A Soul-Food Model Of Morality

"It is possible to oppose evil without doing violence." Her voice held the simplicity of someone stating an obvious truth.
Perrin grunted sourly, then immediately muttered an apology. "Would it were as you say, Mistress Leya."

"Violence harms the doer as much as the victim," Leya said placidly. "That is why we flee those who harm us, to save them from harm to themselves as much for our own safety. If we do violence to oppose evil, soon we would be no different from what we struggle against. It is with the strength of our belief that we fight the Shadow."
-- Robert Jordan, The Dragon Reborn, pp. 38-39.
If your quest to attain a good end requires that you first do something evil from which you expect the good to come, you have fatally undermined your quest from the get-go. This seemingly obvious proposition may well be the most poorly understood and most often rejected moral precept in the world today.
-- Robert Higgs, Facebook post, December 20, 2018.

I happened to read both of these things within an hour of each other, and it set my mind ablaze for a while.

Coming from the Midwestern United States as I do, I am used to viewing morality from a sort of "redemption framework." In the typical Judeo-Islamo-Christian framework, we do good so that we can meet our salvation in the afterlife. All sin stems from the actions of Adam in the Garden of Eden, and we are doomed to live as imperfect sinners, struggling to be worthy of the love (and rewards) of our god.

Most people I know think of ethics this way, even if they don't believe in any Abrahamic religion; even if they don't believe in any religion at all. The Western view of ethics is that we are struggling against our nature to be better than we are naturally inclined to be. All ethics in Western philosophy are presented in this way. Left to our own devices, we would behave no more ethically than the beasts, so we turn to moral principles and ethical philosophies to improve upon our nature. Doing so successfully means, if not salvation, then at least moral achievement.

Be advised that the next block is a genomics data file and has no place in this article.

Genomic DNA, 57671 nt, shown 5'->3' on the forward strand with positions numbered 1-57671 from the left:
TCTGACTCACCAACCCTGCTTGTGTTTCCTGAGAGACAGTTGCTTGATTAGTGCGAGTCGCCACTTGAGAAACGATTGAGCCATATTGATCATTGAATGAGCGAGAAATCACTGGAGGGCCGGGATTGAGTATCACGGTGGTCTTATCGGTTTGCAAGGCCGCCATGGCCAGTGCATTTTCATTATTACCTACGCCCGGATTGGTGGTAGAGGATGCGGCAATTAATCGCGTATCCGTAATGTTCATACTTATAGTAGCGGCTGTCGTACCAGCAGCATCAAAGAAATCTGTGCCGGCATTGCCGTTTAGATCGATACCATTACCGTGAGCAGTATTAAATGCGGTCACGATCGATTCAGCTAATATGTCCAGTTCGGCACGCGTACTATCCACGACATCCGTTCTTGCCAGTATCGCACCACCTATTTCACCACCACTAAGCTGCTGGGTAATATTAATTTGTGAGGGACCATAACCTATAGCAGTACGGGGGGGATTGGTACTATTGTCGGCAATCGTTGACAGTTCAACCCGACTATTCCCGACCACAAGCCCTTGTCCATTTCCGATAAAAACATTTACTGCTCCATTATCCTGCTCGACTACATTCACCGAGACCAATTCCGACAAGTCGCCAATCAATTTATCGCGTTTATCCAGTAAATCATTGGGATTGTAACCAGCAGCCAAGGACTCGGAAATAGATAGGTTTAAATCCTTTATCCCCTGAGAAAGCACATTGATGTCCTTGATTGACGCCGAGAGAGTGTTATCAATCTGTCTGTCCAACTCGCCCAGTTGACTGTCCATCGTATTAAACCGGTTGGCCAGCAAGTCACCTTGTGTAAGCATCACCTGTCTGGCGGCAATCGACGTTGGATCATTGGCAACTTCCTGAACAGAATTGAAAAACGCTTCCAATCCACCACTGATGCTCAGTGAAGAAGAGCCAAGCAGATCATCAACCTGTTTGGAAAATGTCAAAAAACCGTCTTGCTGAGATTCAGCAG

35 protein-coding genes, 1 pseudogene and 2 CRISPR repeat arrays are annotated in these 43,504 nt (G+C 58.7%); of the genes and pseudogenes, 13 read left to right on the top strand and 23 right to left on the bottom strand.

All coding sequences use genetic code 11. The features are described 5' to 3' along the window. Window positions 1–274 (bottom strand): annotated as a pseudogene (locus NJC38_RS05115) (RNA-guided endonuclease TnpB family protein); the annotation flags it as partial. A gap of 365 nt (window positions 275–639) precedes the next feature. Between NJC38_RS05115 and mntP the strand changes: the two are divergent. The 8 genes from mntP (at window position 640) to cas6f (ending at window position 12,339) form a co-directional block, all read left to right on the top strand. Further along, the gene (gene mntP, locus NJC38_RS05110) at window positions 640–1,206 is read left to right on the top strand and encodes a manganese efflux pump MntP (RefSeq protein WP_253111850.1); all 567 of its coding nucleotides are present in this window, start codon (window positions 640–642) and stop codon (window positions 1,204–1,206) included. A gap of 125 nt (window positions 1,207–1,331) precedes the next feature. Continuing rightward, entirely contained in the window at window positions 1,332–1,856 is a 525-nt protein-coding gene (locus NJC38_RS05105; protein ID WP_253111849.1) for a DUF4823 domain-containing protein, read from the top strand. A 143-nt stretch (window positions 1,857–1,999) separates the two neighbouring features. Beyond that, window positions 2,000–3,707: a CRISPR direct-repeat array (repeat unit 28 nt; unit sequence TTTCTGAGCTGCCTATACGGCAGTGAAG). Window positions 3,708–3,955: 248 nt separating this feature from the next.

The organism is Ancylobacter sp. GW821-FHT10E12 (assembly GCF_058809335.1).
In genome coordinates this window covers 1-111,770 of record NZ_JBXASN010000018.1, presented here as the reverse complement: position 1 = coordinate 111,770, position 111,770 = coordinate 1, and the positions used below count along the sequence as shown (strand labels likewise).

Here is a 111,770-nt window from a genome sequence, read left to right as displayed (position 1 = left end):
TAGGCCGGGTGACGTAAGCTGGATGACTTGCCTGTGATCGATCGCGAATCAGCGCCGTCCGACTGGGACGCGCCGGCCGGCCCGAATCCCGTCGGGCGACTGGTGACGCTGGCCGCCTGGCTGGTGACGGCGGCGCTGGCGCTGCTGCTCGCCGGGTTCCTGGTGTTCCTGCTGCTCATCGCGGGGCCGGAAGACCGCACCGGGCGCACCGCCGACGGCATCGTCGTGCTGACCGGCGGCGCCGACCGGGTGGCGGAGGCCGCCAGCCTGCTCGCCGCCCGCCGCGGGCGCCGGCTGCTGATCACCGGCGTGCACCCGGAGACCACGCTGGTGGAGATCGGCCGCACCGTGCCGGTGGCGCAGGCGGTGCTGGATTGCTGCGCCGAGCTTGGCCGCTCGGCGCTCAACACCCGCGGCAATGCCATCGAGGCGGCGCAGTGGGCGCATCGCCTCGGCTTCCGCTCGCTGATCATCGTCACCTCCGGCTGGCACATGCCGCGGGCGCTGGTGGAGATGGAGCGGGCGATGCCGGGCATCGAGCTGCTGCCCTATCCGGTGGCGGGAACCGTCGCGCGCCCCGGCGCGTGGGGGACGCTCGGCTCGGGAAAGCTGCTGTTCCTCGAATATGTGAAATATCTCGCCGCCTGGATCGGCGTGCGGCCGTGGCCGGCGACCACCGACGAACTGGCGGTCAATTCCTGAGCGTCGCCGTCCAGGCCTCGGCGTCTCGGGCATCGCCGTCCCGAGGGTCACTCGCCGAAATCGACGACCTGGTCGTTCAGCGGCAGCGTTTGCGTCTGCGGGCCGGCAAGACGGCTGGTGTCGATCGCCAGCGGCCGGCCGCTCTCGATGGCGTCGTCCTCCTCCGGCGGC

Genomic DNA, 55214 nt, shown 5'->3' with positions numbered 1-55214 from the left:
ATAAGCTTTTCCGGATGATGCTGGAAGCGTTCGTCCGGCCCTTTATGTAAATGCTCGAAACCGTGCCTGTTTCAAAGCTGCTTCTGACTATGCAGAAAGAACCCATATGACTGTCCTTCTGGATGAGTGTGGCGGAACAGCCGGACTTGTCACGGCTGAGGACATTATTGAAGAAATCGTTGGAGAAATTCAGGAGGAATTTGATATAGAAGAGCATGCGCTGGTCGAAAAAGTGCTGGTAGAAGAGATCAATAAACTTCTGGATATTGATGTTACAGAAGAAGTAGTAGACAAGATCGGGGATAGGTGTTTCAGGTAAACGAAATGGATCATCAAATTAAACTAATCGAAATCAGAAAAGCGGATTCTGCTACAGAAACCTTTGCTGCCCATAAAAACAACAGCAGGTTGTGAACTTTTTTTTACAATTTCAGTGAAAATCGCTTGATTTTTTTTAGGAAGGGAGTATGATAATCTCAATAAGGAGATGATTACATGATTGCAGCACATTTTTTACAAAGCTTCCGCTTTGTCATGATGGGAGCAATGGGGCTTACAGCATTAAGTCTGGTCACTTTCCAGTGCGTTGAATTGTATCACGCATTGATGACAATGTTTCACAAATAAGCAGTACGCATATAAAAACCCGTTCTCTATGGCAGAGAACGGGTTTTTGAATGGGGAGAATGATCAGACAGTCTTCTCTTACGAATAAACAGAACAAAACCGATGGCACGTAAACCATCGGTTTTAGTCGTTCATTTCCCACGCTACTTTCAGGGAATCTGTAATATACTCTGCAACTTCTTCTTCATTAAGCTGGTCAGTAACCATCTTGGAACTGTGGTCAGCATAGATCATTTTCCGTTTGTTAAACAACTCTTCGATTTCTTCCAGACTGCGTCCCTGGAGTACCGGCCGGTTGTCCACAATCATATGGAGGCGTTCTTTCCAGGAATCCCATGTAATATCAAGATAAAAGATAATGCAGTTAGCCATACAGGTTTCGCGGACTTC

There are many strengths to this approach to morality, and I don't mean to criticize it in the slightest. The two quotations I cited above, however, present a way of looking at morality that offers a strength that is not readily available from the traditional Western framework; or at least, one that hasn't played a large role in Western ethics since the time of the Stoics.

An alternate way of seeing ethical behavior is in considering what it does for your "soul" (broadly construed). In this model, good behavior -- ethical behavior -- nurtures your spirit, while bad or sinful behavior is self-corrupting. The Hindus and Buddhists have the concept of karma to serve them here: the more you exhibit good moral behaviors and right thinking, the more it fosters goodness from within you. The more you exhibit bad behaviors and thinking, the more it sort of poisons your life.

It's possible to think of this in a mystical sense, but that's not how I mean it. It is generally true that if you walk around with a smile on your face, being kind to people, your mood improves. One of the key findings of happiness research is that the more a person lives for something larger than himself, the more a person chooses to serve his friends, family and community, the happier he tends to be. The more a person keeps to himself, dwells on negative thoughts, and/or pursues hedonistic pleasure-seeking and pain-aversion, the more unhappy that person tends to feel. It's simple cause-and-effect. As in The Picture of Dorian Gray, the worse is the life we choose to lead, the uglier our picture gets. The better the life we lead, the better the picture.

This is a useful way of thinking about ethics because it reminds us of the journey as well as the destination. Moral valor is not necessarily an achievement, but rather a lifelong set of choices that build upon each other. Start with small decisions to do the right thing, and gradually build up to the point where doing the right thing becomes second nature. And every bad choice you make takes you marginally in the other direction, toward moral poverty.

This need not be either-or, of course. We can see morality both ways, or neither way. But there are strengths to every kind of moral reasoning, so it's nice to keep this particular moral model in mind.

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